The following article was written by WPB member Liam Stowell for Nursing Times, and is reproduced here with thanks.
The current narrative around children’s mental health is one of crisis. There is news story after news story about services being at breaking point.
During the past 18 months we have been told there is a mental health pandemic coming, alongside the current Covid-19 one. This led me to wonder, is the current state of play worse than when I started in mental health services 10 years ago?
The majority of my colleagues, over the past two years, have used hyperbolic language such as: “This is the worst it has ever been” or “I don’t know how much longer I can cope with doing this”.
Yet children’s mental health services, at least on the surface, are in a better condition than they have ever been. There are ever expanding crisis services, mental health teams within schools, practitioners in youth offending services and this is all in addition to the local child and adolescent mental health services (CAMHS) offered. The data also seems to back with suicide rates in young people falling between 1999 and 2017. There has been a slight increase since then but the rate is still relatively low in comparison to other developed countries such as the US and Russia.
However, look beyond the surface and you will start to see why the pressure is building. Although there is more service provision for young people than ever before, many of the services are chronically understaffed and are not able to meet the demands placed on them. This creates the illusion of success within mental health services with an apparent broad range of services on offer, while the reality is ever-increasing waiting lists and staff shortages.
We have also seen a significant increase in young people being prescribed antidepressant and antipsychotic medication. Young people are also being cared for by mental health services for longer than ever before with a a steady increase in hospital admissions due to self-injury and overdose. Dramatic increases have been seen in the diagnosis of neurodevelopmental conditions, such as autism spectrum disorder or attention deficit hyperactivity disorder.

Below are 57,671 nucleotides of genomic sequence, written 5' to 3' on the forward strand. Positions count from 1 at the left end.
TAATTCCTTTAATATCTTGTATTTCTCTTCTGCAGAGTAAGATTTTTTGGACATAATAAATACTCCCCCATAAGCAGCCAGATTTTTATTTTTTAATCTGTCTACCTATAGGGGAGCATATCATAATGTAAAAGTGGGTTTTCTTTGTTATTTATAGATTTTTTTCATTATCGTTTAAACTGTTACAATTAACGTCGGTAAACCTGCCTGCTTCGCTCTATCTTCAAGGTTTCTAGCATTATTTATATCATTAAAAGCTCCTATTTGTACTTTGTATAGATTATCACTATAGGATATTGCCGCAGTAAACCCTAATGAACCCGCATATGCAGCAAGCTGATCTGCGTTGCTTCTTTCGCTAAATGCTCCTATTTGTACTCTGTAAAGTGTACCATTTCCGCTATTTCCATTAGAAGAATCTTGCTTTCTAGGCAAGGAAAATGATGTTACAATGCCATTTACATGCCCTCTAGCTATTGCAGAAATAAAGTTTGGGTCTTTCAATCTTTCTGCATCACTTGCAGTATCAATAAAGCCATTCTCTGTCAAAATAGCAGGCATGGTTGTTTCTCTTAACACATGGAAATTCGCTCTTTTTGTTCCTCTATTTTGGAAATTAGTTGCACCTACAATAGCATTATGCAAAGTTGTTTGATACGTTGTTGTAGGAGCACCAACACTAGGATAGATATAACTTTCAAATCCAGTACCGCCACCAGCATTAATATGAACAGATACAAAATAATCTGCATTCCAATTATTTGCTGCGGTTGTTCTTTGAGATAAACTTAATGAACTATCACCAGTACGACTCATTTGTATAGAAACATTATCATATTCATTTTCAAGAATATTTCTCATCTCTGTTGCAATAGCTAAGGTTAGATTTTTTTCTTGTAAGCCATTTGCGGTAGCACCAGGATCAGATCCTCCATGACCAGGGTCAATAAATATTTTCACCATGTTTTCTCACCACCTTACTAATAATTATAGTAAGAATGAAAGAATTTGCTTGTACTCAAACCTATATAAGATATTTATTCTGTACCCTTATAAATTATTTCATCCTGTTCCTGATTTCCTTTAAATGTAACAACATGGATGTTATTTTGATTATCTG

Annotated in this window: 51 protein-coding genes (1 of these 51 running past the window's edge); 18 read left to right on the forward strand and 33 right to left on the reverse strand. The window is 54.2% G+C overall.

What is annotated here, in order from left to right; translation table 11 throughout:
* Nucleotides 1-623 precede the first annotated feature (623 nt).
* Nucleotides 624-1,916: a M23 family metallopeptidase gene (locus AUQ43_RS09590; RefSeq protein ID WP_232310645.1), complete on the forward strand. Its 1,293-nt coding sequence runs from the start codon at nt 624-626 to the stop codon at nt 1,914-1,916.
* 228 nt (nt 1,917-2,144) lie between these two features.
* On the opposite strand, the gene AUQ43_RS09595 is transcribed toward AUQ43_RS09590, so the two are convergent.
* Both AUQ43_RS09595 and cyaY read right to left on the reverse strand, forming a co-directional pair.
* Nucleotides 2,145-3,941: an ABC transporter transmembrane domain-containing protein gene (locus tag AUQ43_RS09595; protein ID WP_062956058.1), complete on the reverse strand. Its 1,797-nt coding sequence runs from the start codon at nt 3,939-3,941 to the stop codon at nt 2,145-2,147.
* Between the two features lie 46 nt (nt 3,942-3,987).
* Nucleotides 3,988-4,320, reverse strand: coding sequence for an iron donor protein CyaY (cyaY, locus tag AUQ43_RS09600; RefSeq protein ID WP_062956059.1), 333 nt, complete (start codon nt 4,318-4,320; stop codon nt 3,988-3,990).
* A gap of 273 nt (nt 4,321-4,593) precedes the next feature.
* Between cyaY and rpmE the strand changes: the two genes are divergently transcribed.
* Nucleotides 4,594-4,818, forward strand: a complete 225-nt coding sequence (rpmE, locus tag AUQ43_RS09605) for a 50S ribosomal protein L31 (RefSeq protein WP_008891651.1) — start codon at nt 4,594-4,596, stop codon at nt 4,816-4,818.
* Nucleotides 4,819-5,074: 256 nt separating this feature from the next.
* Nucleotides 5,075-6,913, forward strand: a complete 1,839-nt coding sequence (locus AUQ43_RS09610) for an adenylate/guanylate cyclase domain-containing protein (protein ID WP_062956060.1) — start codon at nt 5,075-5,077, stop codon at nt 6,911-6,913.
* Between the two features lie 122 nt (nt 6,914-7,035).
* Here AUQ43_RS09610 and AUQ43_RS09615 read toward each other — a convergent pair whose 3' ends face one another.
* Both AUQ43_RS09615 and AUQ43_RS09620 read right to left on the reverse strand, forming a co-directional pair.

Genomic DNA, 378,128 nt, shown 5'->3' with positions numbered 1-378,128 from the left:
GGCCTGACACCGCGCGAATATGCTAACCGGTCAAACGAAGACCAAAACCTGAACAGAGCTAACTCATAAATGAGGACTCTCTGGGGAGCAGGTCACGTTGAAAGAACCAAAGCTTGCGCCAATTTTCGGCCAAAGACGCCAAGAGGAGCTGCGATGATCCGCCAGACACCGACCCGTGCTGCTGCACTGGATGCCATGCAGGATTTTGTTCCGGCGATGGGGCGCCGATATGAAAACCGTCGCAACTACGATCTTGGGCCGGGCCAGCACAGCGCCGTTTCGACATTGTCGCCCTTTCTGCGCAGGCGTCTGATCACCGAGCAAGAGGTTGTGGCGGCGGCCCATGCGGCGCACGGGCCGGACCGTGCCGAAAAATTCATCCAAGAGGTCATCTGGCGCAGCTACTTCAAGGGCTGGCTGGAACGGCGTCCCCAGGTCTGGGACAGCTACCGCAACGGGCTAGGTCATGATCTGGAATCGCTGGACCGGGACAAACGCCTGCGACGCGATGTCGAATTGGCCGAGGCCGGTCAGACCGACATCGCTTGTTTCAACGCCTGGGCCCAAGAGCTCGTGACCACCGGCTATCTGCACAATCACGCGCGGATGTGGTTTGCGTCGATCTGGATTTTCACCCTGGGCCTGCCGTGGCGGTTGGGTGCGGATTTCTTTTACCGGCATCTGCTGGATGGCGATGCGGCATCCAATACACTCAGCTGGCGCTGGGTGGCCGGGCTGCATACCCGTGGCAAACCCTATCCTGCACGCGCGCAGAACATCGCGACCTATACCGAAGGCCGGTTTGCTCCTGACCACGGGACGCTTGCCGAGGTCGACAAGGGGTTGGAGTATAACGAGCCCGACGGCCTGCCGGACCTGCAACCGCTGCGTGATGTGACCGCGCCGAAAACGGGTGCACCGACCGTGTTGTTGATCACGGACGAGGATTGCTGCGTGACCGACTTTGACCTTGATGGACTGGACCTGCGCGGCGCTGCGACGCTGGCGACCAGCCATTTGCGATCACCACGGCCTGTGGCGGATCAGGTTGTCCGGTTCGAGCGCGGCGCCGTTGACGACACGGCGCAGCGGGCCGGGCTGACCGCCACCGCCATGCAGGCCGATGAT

We now have a generation of young people that are more likely to be diagnosed and medicated than ever before, but this does not seem to be leading to better outcomes. Few people are talking about the contextual reasons behind the mental health epidemic we are seeing.
The current focus is on early intervention and prevention, but there is an argument to suggest that mental health services are not in the best position to do this. If a person is referred and accepted into a mental health service, there is a presumption that there is something mentally unwell about them, which makes the prevention aspect challenging.
Also, many of these services focus on individual difficulties, suggesting that there is “something wrong” with the patient and only they can change this. This is reflected in the majority of treatments offered, which include cognitive behavioural therapy, acceptance and commitment therapy, and cognitive analytic therapy, amongst others.
It is rare that a child is understood within their family or societal context in these services. This takes me back to me original point – why does it feel as though mental health services are at breaking point?
There is a saying that it takes a village to raise a child. Well this is also true within mental health – it takes a community help someone with mental health difficulties recover.
Over the past decade we have seen cuts across the board to public services that have not been seen for generations; unemployment has risen, individual debt has risen and there has been an increase in domestic violence, violent crime and sexual assault. Alongside this we have had a global pandemic in which children have been left in a perpetual state of uncertainty about their education.
These are the reasons mental health services feel at breaking point because large parts of society also feel this way. Unless this is addressed on a multi-system level, opening up more mental health services will only create more people for mental health services to provide care for. It is the equivalent of putting a plaster on a gunshot wound.
Liam Stowell is clinical team manager, Mid Mersey children and young people crisis response, Mersey Care